Fine Lines

Have you heard the news? Syracuse is awesome again! New development projects like the Onondaga Lake cleanup and the Creek Walk and city pride groups like Believe in Syracuse and Forty Below remind us that a house is not a home, and lest we forget – Billy Joel came to the Dome recently.

All of this and much more makes me feel good to be from the ‘Cuse (especially because I don’t follow SU basketball). But as you know, the burgeoning enthusiasm about our city hasn’t always been so loud and proud.

Or was it?

As the good folks from our sister-city Portlandia remind us, history is awesome again, too – so let’s find out.

(Dream of the 1890s – Portlandia from Para One on Vimeo.)

One of the big lessons I’ve learned as a student of early American history is that there is often a fine line between the present and the past. There are ways to relate to the past which seem very modern. Yet other stories seem so utterly unfamiliar to us now that it is easy to forget that people very similar to us inhabited the same region.

It is also easy to forget that one person’s progress is another person’s problem.

In 1906, author William Dean Howells observed, “Yes – what the American public always wants is a tragedy with a happy ending.”

I think that we often believe there was a “golden age” of history because it’s clear to us that happy endings are not guaranteed. Yet it brings comfort to have faith that this was not always the case. To many of us, what the past means has a direct effect on what the future will mean, which can become problematic. And who better to paper over problems than hometown heroes? Too often, though, hometown means “born to run,” like Rod Serling, whose family moved away when he was just a bubelah. Many were merely celebrities like, well…Tom Cruise. If one reads outside the Entertainment Weekly box a bit, though, it’s fascinating to realize that we actually tread the same ground (ahem…concrete) as Onondaga sachem Tadodaho, women’s rights activist Matilda Jocelyn Gage, Vietnam war correspondent Michael Herr and even Spongebob Square Pants, kids.

But there are other stories.

 

Little Nell with her Grandfather.

Little Nell with her Grandfather.

In 1868, 12 year old “Willie” Thornby was working as a bell-hop at the Syracuse House, an early hotel which girded the Erie Canal where the M & T Bank Building now stands. One sleet filled day in early March he was honored to attend to Charles Dickens, who was passing through Syracuse on a book tour. Willie was not only treated to a private reading of his favorite Dickens story, Little Nell, but he says, “I had the honor of carrying his manuscripts across the street from the hotel to the theater for him. He and Dr. Wieting and I went over after the crowd had taken up all the chairs and room in the place, and I sat in the wings and listened to him read. It was great. He could make you laugh one minute and cry the next.”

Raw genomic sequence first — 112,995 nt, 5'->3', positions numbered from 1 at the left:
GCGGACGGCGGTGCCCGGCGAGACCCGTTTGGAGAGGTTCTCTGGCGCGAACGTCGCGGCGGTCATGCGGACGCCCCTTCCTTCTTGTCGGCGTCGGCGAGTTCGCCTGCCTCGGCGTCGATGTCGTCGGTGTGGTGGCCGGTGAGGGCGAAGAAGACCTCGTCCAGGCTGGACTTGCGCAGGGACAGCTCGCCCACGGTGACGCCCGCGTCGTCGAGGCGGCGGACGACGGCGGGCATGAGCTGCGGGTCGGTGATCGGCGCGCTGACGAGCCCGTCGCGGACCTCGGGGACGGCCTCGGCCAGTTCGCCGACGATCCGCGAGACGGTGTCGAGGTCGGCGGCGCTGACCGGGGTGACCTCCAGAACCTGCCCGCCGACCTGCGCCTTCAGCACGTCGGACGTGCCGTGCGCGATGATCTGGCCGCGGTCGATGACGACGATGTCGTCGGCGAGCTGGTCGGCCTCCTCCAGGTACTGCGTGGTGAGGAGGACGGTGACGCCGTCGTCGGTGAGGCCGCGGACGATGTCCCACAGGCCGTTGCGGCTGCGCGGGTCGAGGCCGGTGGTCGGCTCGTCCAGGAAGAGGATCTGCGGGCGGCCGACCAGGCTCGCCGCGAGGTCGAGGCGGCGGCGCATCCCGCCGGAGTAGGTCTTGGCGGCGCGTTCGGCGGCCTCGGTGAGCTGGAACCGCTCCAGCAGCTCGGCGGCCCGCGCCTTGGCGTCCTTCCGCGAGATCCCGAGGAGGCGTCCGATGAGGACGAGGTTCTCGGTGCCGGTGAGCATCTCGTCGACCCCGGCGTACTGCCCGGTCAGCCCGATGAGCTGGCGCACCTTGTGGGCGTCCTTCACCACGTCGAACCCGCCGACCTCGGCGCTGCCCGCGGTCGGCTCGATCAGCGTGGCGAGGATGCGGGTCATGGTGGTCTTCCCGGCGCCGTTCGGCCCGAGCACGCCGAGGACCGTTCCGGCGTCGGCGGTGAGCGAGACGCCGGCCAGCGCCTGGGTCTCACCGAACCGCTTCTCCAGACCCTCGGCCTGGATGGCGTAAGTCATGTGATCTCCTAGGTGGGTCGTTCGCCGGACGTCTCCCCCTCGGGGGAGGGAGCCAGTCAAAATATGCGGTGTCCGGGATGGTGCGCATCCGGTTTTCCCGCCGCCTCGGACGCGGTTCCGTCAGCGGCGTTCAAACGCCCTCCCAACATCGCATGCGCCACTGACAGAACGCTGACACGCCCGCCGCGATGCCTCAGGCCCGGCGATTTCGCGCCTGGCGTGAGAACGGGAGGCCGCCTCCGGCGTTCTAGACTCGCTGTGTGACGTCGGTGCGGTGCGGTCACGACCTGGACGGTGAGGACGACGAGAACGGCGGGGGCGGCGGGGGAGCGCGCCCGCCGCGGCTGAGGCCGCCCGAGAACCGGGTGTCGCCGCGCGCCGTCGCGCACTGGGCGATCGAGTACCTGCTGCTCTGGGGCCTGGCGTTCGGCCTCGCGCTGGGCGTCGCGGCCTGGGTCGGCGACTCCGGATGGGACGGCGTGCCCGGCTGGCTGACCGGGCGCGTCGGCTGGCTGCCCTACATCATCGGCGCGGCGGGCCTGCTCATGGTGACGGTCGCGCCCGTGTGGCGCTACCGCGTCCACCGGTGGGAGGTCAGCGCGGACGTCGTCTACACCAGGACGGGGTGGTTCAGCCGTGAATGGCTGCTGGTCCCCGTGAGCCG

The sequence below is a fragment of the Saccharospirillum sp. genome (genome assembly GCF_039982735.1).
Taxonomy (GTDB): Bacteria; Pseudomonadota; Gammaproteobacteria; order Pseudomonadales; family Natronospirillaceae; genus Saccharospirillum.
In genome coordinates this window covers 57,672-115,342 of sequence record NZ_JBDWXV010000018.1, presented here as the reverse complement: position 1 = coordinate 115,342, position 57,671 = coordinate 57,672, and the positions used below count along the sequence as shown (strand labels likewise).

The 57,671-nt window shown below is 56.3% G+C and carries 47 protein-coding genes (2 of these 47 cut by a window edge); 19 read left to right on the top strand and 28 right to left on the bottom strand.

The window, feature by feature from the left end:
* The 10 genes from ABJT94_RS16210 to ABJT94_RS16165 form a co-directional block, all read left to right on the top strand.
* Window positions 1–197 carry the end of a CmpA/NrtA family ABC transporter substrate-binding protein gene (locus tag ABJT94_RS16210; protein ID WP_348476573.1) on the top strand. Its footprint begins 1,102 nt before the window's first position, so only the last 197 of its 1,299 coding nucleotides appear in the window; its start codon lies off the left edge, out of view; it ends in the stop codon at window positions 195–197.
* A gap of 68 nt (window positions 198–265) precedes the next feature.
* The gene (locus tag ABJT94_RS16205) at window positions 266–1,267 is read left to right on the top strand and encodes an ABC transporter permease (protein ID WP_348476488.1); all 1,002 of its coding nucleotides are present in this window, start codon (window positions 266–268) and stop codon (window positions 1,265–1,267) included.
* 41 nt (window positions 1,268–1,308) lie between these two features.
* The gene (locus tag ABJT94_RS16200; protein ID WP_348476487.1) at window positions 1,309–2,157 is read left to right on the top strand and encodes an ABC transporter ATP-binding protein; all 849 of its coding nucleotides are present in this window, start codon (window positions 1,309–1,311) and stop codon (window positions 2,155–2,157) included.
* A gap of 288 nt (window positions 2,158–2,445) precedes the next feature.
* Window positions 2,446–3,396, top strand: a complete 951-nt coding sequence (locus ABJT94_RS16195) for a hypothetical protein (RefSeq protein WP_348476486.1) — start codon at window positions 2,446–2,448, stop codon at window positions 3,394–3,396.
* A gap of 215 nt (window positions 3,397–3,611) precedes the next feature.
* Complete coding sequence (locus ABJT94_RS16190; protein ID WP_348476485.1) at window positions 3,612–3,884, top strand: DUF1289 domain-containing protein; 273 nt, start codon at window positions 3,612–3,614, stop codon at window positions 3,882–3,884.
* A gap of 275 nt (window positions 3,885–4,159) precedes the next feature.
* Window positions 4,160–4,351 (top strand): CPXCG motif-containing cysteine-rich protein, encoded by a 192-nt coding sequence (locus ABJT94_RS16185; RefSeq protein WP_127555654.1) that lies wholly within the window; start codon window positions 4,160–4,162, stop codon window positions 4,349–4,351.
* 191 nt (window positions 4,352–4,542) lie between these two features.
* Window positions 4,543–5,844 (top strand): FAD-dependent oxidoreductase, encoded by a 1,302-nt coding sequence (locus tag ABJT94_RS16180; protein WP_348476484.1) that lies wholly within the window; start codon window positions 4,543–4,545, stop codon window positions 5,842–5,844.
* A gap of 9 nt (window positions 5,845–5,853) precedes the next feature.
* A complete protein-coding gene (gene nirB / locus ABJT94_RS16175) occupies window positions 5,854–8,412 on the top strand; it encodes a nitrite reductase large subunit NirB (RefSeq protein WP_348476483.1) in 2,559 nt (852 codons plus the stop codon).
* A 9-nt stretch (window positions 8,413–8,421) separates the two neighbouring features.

Indeed – what a Dickensian story in and of itself. Whether Willie had recorded these memories accurately so many years later or not is difficult to tell, but worth remembering even with a grain of salt, especially in the Salt City. Thank you, Willie. You too, Charlie.

Each of these people arguably contributed as mightily to our world as those whose monuments we pass by every day. Also, there were many who are omitted from our collective memory whose struggles and victories were as crucial to the development of our locale as those of the usual suspects. In fact, I have heard these unsung people called, “heroes of their own lives,” an idea which I am sure some of us can relate to.

Another idea Syracusans are familiar with is a major transportation project raising serious hackles among citizens, taxpayers and business owners.

As the Onondaga stretch of the Erie Canal was being built, (its impact to our lives greatly overshadowing I-81’s invasion of the late 1950s), visiting newspaper editor William Leete Stone asked a companion, “Do you call this a village? It would make an owl weep to fly over it.” How’s that for a review?

The social and commercial opportunities brought to the city by the canal in 1820 are well known, but many people were less than thrilled with the implications of the project. As Carol Sherrif argues in her book The Artificial River: The Erie Canal and the Paradox of Progress 1817-1865, many localities were afraid that the canal was being built too far away and that its benefits would pass their town – and them – by. In 1825, neighbors from Manlius sent a petition to the state of New York requesting permission to build a small canal, or a “side cut,” which would provide a life-line to the main canal, all of four miles away.

“…if we succeed in getting our side cut we think we shall still be able to cope with our neighboring villages on the canal.”

 

Erie Canal 1907

Erie Canal at Salina Street, downtown Syracuse, New York, 1904.
Photo: Wikipedia

In the early 1840’s, at the tail end the recession resulting from the Panic of 1837, disagreements about the Canal hit Syracuse hard. Salt manufacturers protested a new toll on fuel by writing, “a burthen from which we have allways heretofore been exempt.” Most shocking were the mule drivers, often poor boys and orphans, whose status left them without shelter during the harsh winter months when the canal was closed. Some of them even broke vagrancy laws in order to spend time “indoors!”

Back in the relatively comfortable twenty-first century, it’s springtime now, and last night I went out into the comfortable air and looked out across the beautiful landscape. I asked myself a very basic question. What is Syracuse? What is it I am being asked to believe in?

Maybe if I venture out again tonight I’ll ask – what happened here before Colonel Stone’s owl began to weep, and after its eyes were dried?

Are they dry now?